What Are the Best Ingredients to Treat Acne?

Did you know that up to 85% of people will experience acne in their lifetime? Although many of us associate it with our teenage years, it can actually affect up to 1/3 of people in their 20s and 30s.

Because acne is so common, you’ve probably heard of many questionable treatments like toothpaste and DIY pimple popping — neither of which we recommend! 

So how do you figure out which acne treatments you can trust? Our dermatology experts have kindly provided the lowdown on their favourite ingredients, all of which are evidence-backed with real scientific studies. Take a look to learn more.

What actually is acne?

Before we get into treatments, it’s important to understand that acne can come in many different forms. In fact, there are a total of six different spots that can be caused by acne: 

Blackheads: Small, external black (or yellow) bumps.

Whiteheads: Firm spots under the skin that don’t ‘pop’ when squeezed.

Papules: Small red bumps that may feel tender when touched.

Pustules: Just like papules, with a white centre.

Nodules: Large, hard (and sometimes painful!) bumps.

Cysts: Large bumps, which can cause scarring.

Now you’re clued up, let’s find out how to fight them!

Our favourite acne-fighting actives

When designing personalised acne treatments, our dermatology experts choose from a selection of evidence-backed actives. Here’s a brief rundown of their favourite ingredients to treat acne:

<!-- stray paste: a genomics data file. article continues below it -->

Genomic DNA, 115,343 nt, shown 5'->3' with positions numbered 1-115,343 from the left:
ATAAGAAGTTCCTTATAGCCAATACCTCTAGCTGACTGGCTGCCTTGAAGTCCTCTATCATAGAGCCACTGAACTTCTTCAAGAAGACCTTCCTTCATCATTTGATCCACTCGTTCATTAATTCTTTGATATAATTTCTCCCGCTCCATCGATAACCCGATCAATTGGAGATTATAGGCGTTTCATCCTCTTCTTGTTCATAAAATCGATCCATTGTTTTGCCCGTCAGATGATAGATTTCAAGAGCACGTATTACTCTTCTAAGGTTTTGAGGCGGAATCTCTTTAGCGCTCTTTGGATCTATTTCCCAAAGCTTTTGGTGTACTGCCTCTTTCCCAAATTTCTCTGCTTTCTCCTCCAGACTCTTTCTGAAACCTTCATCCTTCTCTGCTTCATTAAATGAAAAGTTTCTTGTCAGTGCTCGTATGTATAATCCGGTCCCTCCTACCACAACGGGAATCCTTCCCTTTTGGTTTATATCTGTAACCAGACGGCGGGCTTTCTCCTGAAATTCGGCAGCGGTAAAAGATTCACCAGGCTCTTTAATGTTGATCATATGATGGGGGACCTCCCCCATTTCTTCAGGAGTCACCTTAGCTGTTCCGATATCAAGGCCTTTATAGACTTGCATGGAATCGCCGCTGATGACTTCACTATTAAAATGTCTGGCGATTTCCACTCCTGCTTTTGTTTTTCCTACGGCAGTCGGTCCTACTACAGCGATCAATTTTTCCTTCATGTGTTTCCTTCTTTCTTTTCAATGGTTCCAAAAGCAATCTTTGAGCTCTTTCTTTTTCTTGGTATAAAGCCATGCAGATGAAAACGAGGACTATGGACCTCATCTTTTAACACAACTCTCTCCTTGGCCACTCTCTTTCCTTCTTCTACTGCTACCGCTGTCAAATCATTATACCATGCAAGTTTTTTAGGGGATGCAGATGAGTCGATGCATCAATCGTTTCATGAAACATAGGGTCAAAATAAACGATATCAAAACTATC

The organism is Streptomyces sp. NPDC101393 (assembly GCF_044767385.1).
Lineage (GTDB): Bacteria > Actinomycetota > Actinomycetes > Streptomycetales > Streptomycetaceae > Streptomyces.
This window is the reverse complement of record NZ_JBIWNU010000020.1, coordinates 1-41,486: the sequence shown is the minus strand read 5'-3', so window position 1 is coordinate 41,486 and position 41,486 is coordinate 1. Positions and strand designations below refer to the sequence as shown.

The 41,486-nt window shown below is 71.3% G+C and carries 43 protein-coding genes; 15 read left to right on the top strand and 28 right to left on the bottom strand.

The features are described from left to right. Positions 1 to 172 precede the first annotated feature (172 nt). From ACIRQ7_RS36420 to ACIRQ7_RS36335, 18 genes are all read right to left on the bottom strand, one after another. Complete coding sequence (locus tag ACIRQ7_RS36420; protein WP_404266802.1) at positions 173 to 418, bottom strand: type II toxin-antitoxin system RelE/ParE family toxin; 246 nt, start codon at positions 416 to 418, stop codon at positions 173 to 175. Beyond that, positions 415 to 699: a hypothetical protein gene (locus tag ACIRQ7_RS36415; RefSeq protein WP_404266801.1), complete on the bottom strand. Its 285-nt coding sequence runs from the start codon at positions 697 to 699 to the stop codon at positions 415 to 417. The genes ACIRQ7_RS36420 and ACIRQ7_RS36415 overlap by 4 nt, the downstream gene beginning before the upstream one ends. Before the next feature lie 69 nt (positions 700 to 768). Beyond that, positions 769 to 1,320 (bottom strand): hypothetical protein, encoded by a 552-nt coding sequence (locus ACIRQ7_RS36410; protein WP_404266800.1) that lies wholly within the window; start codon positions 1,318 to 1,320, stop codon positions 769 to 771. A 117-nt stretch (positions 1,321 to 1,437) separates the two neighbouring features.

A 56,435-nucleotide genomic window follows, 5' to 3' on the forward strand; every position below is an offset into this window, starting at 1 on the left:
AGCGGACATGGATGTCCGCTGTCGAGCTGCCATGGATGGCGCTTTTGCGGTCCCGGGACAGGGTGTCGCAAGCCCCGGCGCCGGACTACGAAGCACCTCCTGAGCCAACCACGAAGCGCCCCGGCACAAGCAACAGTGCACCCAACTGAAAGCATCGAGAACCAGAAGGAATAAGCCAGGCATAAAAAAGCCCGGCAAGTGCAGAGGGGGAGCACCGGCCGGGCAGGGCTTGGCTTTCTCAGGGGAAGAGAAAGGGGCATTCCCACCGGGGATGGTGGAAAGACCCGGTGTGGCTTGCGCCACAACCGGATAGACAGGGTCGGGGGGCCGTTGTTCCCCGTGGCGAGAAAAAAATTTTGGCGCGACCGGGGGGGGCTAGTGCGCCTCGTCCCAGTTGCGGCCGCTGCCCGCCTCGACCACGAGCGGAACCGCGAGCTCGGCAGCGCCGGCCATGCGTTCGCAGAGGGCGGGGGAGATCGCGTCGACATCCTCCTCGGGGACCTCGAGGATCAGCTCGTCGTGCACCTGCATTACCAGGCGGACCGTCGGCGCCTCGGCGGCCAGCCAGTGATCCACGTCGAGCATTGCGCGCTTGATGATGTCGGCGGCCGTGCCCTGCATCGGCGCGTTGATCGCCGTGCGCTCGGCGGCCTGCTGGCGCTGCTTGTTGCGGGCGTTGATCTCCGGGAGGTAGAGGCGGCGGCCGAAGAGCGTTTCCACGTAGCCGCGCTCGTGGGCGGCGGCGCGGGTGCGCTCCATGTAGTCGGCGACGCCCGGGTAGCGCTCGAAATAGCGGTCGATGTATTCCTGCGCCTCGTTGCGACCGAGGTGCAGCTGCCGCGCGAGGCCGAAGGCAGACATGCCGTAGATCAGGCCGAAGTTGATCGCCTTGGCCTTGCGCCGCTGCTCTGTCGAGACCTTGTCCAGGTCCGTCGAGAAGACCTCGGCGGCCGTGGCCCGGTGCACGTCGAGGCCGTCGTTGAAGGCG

First up is adapalene, a topical retinoid. Retinoids will be familiar to most skincare enthusiasts — they’re derived from vitamin A and have a host of cell-renewing benefits. Adapalene decreases emerging pimples, as well as quickly healing any you may already have. It also acts as an anti-inflammatory and reduces swelling caused by breakouts. Plus, it’s less likely to cause irritation than some other retinoids. 


Tretinoin is even more powerful. It’s another vitamin A derivative: retinoic acid. This is the form of retinoid your skin can utilise immediately, so it’s fast-acting and can be used to treat a wide range of skin concerns. When it comes to acne, tretinoin helps in a few ways — it increases cell turnover, which evens out pigmentation and scarring, and unclogs pores. 

Azelaic Acid 

Azelaic acid is available over the counter in many skincare products, including our own 20% Azelaic Acid Cream. It may be prescribed, though, to treat many skin conditions. It’s successful as a treatment for mild to moderate acne because it attacks the bacteria that causes breakouts, and also reduces the growth of the hard outer skin cells that block pores. It also helps to treat the pigmentation, redness and inflammation that comes along with acne, too

Benzoyl Peroxide 

One of the most well known acne treatments, benzoyl peroxide is often the first port of call in the treatment of acne. Like azelaic acid, it works to destroy the bacteria that causes blackheads, whiteheads and pimples. It’s also anti-inflammatory, and helps to unclog blocked pores.